“The exchange is accountable to a certain degree to an external body. Although HMRC is not a regulator per se … the accountability side may be of some importance.”
One thing LazyCoins has already achieved is securing a UK banking relationship, which founder Danial Daychopan said will remain stable because the bank is aware of his firm’s dealings in cryptocurrency. He wouldn’t say what bank his firm uses.
UK banks have been notoriously strict about doing business with bitcoin companies. Cryptocurrency firms of all stripes, from hedge fund managers to exchanges, have had their bank accounts closed on short notice and with little explanation.
Daychopan has ambitious plans for his firm, aiming to sign up 100 merchants for his payment processor, LazyPay, in the first month of operations. Two merchants have agreed so far: a fine French restaurant and a grocery store, both in London.
The processor is due to launch after it becomes registered as a ‘small payment institution‘ with the financial regulator, the Financial Conduct Authority. That is likely to happen within a month, Daychopan said.
UK firms launch in tough market
LazyPay’s merchants will comprise of local London businesses like newsagents and other high street firms supplying daily necessities. The idea is to then route merchant payments to the LazyCoins exchange.
“[The way] to make bitcoin go mainstream, which everyone wants, is to make places for people to spend it. So people can buy bread, buy milk with it. London is a good place for it. There are newsagents all over England, but very few that accept bitcoin.”
Lazycoins joins two UK startups that have launched in recent weeks to address the nascent digital currency exchange and more competitive merchant processor space.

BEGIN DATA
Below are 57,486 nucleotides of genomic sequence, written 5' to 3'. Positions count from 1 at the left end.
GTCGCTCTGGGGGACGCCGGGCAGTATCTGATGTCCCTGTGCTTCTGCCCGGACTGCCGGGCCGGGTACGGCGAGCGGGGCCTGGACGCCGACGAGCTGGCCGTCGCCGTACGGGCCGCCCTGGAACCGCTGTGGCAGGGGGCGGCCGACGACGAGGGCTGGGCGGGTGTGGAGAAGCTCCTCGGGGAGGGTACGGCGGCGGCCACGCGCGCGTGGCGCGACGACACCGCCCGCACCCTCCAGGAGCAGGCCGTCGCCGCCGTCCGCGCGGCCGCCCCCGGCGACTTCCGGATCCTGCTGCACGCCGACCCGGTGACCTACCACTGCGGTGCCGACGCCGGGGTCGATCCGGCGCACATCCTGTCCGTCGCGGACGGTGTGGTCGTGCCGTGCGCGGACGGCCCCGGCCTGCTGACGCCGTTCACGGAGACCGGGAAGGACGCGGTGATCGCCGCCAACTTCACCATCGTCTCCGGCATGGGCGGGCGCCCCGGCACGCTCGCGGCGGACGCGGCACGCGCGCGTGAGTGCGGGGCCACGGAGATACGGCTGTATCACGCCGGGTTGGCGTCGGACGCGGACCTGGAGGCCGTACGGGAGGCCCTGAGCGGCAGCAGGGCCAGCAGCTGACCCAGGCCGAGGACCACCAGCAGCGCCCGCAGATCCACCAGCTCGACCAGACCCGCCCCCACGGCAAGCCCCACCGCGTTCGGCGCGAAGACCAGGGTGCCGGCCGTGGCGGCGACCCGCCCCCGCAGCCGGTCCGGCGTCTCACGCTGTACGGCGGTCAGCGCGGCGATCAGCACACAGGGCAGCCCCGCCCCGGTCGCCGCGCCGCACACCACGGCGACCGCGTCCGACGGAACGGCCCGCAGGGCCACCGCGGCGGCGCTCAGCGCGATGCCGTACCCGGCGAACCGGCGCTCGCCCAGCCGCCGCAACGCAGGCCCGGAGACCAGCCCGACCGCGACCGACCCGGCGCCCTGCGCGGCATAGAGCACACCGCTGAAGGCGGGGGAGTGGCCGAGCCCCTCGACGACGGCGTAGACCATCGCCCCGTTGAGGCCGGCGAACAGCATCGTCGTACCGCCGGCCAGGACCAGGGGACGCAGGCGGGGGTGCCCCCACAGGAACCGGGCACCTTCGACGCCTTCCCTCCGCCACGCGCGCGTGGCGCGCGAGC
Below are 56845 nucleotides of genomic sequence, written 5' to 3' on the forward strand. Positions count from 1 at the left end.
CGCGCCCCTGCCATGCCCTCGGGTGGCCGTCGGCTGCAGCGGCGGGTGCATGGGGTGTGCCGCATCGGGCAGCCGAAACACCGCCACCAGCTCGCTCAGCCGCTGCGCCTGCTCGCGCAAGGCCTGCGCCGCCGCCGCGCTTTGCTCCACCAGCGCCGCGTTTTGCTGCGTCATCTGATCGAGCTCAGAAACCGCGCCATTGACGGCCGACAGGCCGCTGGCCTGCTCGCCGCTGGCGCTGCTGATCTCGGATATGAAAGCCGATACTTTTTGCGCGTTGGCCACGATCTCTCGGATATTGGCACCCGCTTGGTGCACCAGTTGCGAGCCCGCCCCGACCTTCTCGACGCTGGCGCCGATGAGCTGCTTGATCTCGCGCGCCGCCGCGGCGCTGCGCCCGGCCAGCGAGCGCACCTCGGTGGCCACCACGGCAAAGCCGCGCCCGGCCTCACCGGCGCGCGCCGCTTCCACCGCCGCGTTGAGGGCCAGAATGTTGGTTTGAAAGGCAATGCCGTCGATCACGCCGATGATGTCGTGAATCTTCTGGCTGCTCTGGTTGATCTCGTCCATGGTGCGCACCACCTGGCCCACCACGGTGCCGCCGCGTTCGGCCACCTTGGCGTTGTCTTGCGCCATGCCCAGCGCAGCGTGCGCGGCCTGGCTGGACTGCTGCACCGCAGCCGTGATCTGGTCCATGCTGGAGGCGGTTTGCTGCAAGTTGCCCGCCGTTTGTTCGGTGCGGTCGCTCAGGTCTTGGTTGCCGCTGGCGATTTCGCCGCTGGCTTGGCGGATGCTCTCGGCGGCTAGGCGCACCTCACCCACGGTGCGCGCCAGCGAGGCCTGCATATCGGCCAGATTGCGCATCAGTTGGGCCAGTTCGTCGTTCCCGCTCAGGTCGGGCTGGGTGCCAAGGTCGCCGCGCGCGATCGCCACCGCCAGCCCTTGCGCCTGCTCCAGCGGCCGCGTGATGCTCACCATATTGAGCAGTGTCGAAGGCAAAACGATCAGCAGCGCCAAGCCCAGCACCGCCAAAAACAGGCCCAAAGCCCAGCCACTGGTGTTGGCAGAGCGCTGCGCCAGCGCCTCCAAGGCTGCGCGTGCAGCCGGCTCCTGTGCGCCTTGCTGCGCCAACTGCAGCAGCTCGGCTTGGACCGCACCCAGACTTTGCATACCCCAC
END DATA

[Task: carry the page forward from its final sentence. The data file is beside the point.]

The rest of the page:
London-based exchange DSX will be launched with a unique agency arrangement with an e-money issuer licensed by the financial watchdog, the Financial Conduct Authority – also in an attempt to gain regulatory oversight for its business. The same management team runs both the regulated e-money issuer and the exchange.
And a service called ChainPay aims to serve merchants’ needs in the UK and Europe with a payment processor model and the promise of personalised service, something that it claims is absent from its well-funded competitors Coinbase and BitPay, both of which have operations in Europe.
The sterling market is small compared to the well-developed euro and US dollar markets. Some $5.2m was traded in the bitcoin-GBP markets in the last 30 days according to Bitcoin Charts. Bitcoin-euro trading volume was about 10 times higher for the same period, at $53.6m. The US dollar market saw more than $800m traded in the same period.
LazyPay hasn’t set out to compete with the big firms, Daychopan said, but he believes there is enough of the merchant payments pie to go around.
“We haven’t gone out to compete with the big brands. There are only so many Dell Computers and Virgin Galactics out there. But if your local shop around the corner is [going to start accepting] bitcoin, it will only happen if someone goes to educate them,” he said.